Sen. Joseph Addabbo Jr., D-15, chairman of the Senate Committee on Racing, Gaming and Wagering, and his counterpart in the Assembly, J. Gary Pretlow, D-89, said at the end of the 2018 legislative session that online sports betting could be legal without an amendment as long as players register at a brick-and-mortar sports betting facility.

Many of New York’s licensed casinos have contracts with sites such as DraftKings, Greenberg said, and that the issue will most likely be resolved with an agreement between the governor and the Legislature through the budget process. The state budget is due April 1.

Jordan, the ranking Republican on the Senate Committee on Racing, Gaming and Wagering, supports a bill in the Senate, sponsored by Addabbo, which would start the constitutional amendment process to open sports betting to online and other gaming facilities such as racinos. Jordan’s district includes the Saratoga Raceway and Racino.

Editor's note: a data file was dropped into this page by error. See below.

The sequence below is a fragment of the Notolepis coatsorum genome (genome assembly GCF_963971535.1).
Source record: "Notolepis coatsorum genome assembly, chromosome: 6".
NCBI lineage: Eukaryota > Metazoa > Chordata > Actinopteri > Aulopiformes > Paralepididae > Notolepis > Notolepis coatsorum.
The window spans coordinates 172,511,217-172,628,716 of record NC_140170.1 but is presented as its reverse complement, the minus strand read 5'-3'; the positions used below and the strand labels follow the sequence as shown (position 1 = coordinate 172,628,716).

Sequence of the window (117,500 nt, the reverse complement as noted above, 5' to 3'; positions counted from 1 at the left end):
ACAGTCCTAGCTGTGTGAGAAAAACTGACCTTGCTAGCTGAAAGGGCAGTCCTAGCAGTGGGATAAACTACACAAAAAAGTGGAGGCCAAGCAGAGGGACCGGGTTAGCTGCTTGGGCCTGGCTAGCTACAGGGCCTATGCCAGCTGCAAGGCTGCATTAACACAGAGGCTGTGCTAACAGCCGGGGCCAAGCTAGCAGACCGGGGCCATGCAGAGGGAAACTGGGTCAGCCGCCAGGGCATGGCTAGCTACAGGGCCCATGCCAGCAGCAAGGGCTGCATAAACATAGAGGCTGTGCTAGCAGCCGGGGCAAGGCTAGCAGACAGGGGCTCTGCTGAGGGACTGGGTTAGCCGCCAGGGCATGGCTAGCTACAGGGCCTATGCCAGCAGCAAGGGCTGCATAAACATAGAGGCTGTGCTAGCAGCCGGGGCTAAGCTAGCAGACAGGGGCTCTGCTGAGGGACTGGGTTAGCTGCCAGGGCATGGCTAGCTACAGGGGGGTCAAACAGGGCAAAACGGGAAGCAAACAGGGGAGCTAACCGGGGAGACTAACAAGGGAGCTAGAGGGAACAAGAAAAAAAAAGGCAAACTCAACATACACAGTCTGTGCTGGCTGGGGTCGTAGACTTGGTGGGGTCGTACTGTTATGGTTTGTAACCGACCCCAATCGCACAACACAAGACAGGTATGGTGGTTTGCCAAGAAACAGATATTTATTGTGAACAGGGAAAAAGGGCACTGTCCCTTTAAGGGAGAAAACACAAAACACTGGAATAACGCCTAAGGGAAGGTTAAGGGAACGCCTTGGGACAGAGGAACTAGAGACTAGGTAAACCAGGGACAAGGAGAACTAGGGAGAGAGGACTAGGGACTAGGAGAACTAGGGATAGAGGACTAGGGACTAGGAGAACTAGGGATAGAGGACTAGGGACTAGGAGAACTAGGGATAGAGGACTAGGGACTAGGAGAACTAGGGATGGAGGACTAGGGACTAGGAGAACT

“People in New York City are crossing the bridge into New Jersey to place sports bets,” Jordan said. “Gambling is a tricky market. We are losing a share of the revenue.”

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Jordan is also concerned about the future of Saratoga and the hit the legendary racetrack took when the Rivers Casino opened Feb. 8, 2017.

With four non-Reservation casinos and casinos owned by Native American tribes in New York allowed to facilitate sports betting, racinos and racetracks will find it tougher to compete in New York’s limited gaming industry, Greenberg said.

Greenberg cited the impending April closing of Monticello Raceway, owned by Empire Resorts Inc., the company that also owns Resort World Catskills Hotel and Casino, as a harbinger of things to come.

“I think racinos and off-track betting sites should be allowed to have sports betting to be competitive,” Greenberg said. “[Empire] said they were going to keep the raceway when they applied for a casino license. You’ll see other racinos will close. The raceways are a good industry that employ a lot of people. I would hate to see it go.”

Gov. Andrew Cuomo included legalizing sports betting in his priorities for the 2019 legislative session that started Jan. 9, but did not provide details.